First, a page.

‘So glad to see you, my dear Miss Chaloner. Mrs. Vernon was afraid you would get lost in our dreadful goldfield. We trust you will find us not quite such barbarians as the Melbourne people think us, Mr. Dalton, you’ll stay and have tea? No? Don’t say you’ve got business; I know what that means—loo or poker at that wicked camp. Perhaps you’ll look in to-morrow evening? You may? That’s very good of you. We’ll manage a whist party and a chat, at any rate. Good-night. Now, my dear, we’ll have a “small and early” all to ourselves. It’s just as well Dalton didn’t come in. He suspected you were tired, I dare say.’
After a few more disjointed, but all hospitable and sympathetic utterances, Mrs. M‘Alpine inducted Estelle into an extremely neat and comfortable bedroom, and bidding her not to trouble herself to make any change in her attire, for tea was quite ready, left her to consider the situation.
No sooner had this kindly acquaintance left the room than the strangeness of the situation appeared to force itself upon Estelle. She looked out through the open window—a hinged casement overhung with a trailing creeper, the glossy leaves of which partly obscured, partly diverted into glittering fragments of rays, the gleaming moonlight. It was a still evening. The half-audible murmur of a large population, confused and inarticulate, came faintly on her ear. There was a softness in the air which soothed her somewhat excited brain. Thinking over the strangely-varied experience of the past week, she could not help owning to herself that so far everything had been rendered easy through the kindness of these newly-found friends in a far land.
‘Who knows,’ she asked herself, ‘whether I may not find similar aid and guidance throughout my quest? May Heaven grant it! My errand is one of sacred necessity, pledged as I am to this by my vow to the memory of the dead. As God shall help me, I will remain faithful to the end. I begin to feel that though far from dear England’s shores I am still surrounded by English hearts and English homes—changed in form, and in form alone, as the latter may be. “Onward” must be my motto.’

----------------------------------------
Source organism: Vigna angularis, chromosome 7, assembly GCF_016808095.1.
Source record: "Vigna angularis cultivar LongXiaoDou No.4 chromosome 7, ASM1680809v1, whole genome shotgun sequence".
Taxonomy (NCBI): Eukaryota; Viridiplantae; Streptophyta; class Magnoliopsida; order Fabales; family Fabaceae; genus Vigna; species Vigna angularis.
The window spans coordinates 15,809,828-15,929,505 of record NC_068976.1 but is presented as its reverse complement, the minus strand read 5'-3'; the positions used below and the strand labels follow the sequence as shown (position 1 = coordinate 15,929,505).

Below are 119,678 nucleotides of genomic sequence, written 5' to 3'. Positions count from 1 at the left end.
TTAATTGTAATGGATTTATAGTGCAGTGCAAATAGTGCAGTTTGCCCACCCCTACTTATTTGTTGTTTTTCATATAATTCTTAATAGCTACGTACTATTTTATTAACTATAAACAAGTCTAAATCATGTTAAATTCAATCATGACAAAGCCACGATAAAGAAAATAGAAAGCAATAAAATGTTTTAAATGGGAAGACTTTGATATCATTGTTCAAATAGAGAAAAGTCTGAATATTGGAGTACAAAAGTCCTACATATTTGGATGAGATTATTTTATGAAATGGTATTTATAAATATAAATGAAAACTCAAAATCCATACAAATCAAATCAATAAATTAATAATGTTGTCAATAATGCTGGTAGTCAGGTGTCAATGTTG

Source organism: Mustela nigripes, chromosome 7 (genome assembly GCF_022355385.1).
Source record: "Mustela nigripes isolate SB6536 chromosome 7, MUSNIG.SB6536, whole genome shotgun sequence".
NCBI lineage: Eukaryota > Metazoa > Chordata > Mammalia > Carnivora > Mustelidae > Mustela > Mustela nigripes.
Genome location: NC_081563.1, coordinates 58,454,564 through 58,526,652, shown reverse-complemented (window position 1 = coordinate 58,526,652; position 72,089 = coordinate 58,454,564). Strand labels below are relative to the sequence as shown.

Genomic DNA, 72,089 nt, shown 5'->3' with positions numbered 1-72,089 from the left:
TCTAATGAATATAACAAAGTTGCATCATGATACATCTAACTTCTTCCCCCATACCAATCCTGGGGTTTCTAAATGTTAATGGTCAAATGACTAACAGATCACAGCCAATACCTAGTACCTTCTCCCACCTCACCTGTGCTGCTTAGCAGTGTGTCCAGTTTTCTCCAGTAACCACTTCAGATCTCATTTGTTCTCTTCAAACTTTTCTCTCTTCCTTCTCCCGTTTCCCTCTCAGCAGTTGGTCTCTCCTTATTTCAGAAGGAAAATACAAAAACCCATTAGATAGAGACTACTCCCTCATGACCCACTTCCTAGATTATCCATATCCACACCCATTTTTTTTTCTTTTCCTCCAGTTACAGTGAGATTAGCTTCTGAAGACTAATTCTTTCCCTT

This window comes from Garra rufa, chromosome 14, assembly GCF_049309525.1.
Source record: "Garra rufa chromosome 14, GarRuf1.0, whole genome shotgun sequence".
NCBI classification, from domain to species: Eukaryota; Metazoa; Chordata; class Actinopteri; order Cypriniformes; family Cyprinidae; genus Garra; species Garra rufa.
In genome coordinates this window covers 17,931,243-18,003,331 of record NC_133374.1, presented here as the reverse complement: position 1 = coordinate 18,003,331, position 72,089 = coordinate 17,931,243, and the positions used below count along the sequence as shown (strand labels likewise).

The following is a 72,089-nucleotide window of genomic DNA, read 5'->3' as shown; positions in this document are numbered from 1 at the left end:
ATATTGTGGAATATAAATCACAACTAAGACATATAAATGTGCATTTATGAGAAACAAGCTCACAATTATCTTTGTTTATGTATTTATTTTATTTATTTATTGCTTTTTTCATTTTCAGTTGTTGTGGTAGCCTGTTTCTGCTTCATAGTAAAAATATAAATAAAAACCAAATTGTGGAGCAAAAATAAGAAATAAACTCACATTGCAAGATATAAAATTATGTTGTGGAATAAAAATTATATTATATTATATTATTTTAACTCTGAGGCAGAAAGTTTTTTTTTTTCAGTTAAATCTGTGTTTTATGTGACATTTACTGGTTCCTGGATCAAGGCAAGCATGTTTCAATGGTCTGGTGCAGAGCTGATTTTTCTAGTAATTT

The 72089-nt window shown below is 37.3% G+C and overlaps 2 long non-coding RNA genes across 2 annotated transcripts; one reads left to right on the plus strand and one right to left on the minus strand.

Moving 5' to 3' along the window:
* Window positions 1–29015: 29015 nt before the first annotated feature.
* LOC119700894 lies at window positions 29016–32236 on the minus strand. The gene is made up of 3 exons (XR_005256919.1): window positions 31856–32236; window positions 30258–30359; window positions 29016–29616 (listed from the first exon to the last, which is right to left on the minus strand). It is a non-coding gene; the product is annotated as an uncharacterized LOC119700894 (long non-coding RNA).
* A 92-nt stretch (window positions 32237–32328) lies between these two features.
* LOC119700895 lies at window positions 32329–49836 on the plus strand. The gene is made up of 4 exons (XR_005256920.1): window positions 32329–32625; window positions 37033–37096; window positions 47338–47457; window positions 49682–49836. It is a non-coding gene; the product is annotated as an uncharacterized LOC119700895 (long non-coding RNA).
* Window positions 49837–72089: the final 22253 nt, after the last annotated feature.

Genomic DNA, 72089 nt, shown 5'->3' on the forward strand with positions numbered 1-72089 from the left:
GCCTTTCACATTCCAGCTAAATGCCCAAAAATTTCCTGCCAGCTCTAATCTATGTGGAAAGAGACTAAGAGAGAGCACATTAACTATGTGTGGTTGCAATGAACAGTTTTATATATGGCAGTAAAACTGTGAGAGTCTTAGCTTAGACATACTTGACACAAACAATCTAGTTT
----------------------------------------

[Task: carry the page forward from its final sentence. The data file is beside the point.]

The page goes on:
Thus concluding her meditations, Estelle bathed her eyes, somewhat sensitised after the day’s exposure, and then making some slight but befitting change in her attire, joined her hostess in the pleasant sitting-room, now devoted to the exigencies of the evening meal. Over the tea-table, and within the influence of a cheerful wood fire, the younger woman became insensibly more unreserved and confiding as to her place and purpose. Mr. M‘Alpine had not returned to his home, presumably detained by business of importance. It may be surmised that neither of the ladies was deeply grieved at his absence, under the circumstances.
Being in full possession of facts, as far as Estelle had resolved to furnish them to Australian friends, Mrs. M‘Alpine strongly recommended her guest to remain with her for the present, and await the coming of Mr. Stirling, who would be certain to arrive on the morrow or the day after, on being notified of her presence in Ballarat ‘Our town looks uncivilised, my dear, but Growlers’ Gully (fancy such a name) is, of course, only a rude caricature of it. I don’t think you could possibly exist there, though there is an hotel of some sort.’
Very gently and quietly, but firmly, Estelle made it apparent to her hostess that she was not to be shaken in her purpose. She had formed her plans carefully before leaving Melbourne, indeed during the voyage, and she had determined to see with her own eyes the very claim, as they called it, where he, the loved, the lost Lance Trevanion had worked. She must see John Polwarth, with whose name she was familiar, and his honest-hearted wife. She would never be able to rest without full and complete explanation from Mr. Stirling of all things connected with Lance’s mysterious disappearance. Of course she could imagine that in Australia people often moved away to new diggings at great distances, and, she supposed, left off writing to their friends, though she could hardly account for it in her cousin’s case. ‘Poor thing! poor thing!’ said Mrs. M‘Alpine to herself, ‘she will have to hear the wretched truth some time or other. I can’t venture upon it, but I don’t know a man who is more likely to break it to her gently than Charlie Stirling, and so, as she is bent upon it, the sooner she gets safely out to “Growlers’” the better.’
So it came to pass that, as Mr. M‘Alpine was still absent on outpost duty, a trusty messenger was despatched next day for the Commissioner, who regretfully saw Estelle safely into the coach which, leaving daily for Growlers’ at the convenient hour of 10 A.M., was the recognised mode of communication with that rising goldfield and township.